A new poll released by Stockton University on Sept. 29 shows Democrat Gov. Phil Murphy leads his Republican challenger Jack Ciattarelli 50% to 41% among likely voters.
The report’s release comes the day after an hour-long debate at Newark’s New Jersey Performing Arts Center between the incumbent Murphy and Ciattarelli, a former three-term state Assemblyman from Somerset County. It shows a nine-point lead with undecided learners and an eight-point lead without them.
But according to Stockton the poll of 552 likely voters was conducted by phone between Sept. 17 and 25, before the two went head to head.
A second debate is scheduled for Oct. 12 at Rowan University.
The Stockton results mark Murphy’s narrowest lead over Ciattarelli. A Monmouth University poll from last week showed the governor 13 points ahead of Ciattarelli, down from 16 points in an earlier survey.
Patrick Murray, who heads the Monmouth University Polling Institute, said the three-point change in his center’s poll was most likely from already-established Republicans “galvanizing” behind Cittarelli.
John Froonjian, who heads the William J. Hughes Center for Public Policy, which ran the Stockton poll, cautioned that polls from different institutes are not apples to apples “because the question wording and methodology will differ slightly.”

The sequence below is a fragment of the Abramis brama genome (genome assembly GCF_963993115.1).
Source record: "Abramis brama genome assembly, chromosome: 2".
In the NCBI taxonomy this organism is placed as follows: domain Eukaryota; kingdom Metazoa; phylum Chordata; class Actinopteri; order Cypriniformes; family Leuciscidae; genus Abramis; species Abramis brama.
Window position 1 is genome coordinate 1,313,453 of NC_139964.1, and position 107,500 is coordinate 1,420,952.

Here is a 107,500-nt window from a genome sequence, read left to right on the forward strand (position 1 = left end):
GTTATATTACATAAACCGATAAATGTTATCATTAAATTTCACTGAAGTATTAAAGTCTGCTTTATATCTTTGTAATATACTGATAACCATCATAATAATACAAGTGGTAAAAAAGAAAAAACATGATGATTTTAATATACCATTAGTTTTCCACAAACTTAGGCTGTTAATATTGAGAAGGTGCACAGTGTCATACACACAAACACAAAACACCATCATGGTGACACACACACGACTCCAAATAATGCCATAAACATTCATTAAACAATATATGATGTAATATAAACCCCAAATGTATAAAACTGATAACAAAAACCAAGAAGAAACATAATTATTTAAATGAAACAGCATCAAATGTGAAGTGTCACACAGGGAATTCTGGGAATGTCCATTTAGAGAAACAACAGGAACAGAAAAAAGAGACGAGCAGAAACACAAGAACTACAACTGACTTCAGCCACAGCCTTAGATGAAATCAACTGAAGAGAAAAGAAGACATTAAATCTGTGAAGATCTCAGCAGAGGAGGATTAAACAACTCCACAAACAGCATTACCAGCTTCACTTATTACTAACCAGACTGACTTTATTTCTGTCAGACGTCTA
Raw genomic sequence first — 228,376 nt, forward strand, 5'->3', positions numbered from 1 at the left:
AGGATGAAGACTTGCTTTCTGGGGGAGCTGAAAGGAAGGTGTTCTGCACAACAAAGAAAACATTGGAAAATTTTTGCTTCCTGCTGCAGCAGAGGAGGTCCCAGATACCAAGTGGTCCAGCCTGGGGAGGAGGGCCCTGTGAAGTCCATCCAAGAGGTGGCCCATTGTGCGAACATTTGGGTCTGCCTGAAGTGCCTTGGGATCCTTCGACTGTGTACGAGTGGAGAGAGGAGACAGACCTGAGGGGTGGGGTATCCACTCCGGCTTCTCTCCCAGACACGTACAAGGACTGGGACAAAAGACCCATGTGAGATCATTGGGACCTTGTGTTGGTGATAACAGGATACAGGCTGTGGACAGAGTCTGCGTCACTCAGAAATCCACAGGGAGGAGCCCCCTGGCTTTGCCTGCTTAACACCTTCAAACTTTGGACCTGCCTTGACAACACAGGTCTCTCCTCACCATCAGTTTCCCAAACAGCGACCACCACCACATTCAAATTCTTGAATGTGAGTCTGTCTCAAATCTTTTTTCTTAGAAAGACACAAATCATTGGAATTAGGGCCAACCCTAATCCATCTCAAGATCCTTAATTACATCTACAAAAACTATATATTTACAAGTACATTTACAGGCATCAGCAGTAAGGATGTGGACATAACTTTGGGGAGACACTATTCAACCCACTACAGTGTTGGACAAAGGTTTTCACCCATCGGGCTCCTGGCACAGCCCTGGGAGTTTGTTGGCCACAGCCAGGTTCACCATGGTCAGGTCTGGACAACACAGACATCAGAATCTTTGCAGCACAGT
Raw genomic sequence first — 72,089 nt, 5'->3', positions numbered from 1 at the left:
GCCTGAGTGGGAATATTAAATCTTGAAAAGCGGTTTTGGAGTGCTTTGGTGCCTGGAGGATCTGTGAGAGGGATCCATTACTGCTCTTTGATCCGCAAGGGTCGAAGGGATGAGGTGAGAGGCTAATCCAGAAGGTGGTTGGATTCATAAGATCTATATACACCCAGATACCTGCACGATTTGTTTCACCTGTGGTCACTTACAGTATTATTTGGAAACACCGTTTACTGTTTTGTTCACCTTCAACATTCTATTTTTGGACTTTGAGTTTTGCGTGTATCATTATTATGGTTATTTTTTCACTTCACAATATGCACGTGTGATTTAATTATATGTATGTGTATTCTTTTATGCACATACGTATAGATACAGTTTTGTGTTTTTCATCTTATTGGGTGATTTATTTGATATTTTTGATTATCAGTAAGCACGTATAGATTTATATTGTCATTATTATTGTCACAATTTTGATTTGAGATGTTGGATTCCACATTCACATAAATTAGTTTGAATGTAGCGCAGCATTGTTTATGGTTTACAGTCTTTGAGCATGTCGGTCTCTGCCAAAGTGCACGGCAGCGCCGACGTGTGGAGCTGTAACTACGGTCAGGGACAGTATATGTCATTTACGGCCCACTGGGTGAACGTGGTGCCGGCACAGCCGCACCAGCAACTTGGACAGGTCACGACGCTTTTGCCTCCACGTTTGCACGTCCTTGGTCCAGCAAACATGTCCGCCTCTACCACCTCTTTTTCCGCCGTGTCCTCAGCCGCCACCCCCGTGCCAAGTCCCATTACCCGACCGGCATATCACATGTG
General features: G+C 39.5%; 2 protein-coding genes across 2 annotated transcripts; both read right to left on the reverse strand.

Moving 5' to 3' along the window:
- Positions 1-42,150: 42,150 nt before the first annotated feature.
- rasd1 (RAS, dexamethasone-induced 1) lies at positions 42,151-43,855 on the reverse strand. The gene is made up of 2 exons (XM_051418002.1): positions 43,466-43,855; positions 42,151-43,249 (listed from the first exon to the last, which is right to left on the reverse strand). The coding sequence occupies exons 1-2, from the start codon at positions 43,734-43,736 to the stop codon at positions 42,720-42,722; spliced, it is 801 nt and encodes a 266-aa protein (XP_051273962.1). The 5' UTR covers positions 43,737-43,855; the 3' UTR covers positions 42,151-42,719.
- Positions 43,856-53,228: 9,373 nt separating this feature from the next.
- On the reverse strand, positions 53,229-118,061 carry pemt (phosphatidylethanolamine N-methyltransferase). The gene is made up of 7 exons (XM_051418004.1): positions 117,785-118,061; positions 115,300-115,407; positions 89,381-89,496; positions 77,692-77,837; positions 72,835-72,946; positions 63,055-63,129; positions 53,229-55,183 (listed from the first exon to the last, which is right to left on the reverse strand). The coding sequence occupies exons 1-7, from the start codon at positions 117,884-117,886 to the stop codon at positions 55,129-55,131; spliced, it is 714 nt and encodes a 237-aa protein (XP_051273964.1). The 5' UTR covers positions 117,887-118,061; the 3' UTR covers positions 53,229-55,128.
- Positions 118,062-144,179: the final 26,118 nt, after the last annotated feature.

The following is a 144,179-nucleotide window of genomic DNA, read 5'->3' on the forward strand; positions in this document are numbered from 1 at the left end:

“Murphy holds a comfortable lead over Ciattarelli,” he said in an email. “Despite a month of online and TV advertising, nearly half the voters still don’t know who the challenger is.”
The Stockton poll showed that while 36% of voters had a favorable view of Ciattarelli, 45% were still unfamiliar with him – something which likewise had been seen in many other polls dating back to before the Republican primaries.
“[M]any voters only start paying attention now, especially once the debates begin,” Froonjian added.
The poll showed 54% of voters approving of Murphy’s job as governor, while 41% disapproved of his job. Fifty percent of voters trusted Murphy to do a better job handling the pandemic, while 34% trusted Ciattarelli.
On Tuesday evening, Murphy attacked Ciattarelli over his opposition to vaccination requirements and mask mandates, and for saying that children were not vulnerable to COVID-19.
“The assemblyman and a bunch of governors in the Deep South are choosing to throw that playbook out the window and it’s costing lives,” the governor said.
Ciattarelli tweaked his views during the debate, acknowledging that children can and have gotten sick, and that “if I had the chance to say it again, I’d say it differently and more perfect.”
On the economy, Ciattarelli had a slight edge over Murphy, 43% to 42% respectively. On taxes, 46% felt Ciattarelli would do a better job than the 38% who felt Murphy could better handle the policy.
Ciattarelli has proposed cutting the corporate tax rate in half over a five-year period and making the first $50,000 of revenue for businesses tax-free.
But Murphy pledged to not increase any taxes in his next four years as governor after successfully pursuing higher levies on millionaires and the state’s most profitable businesses.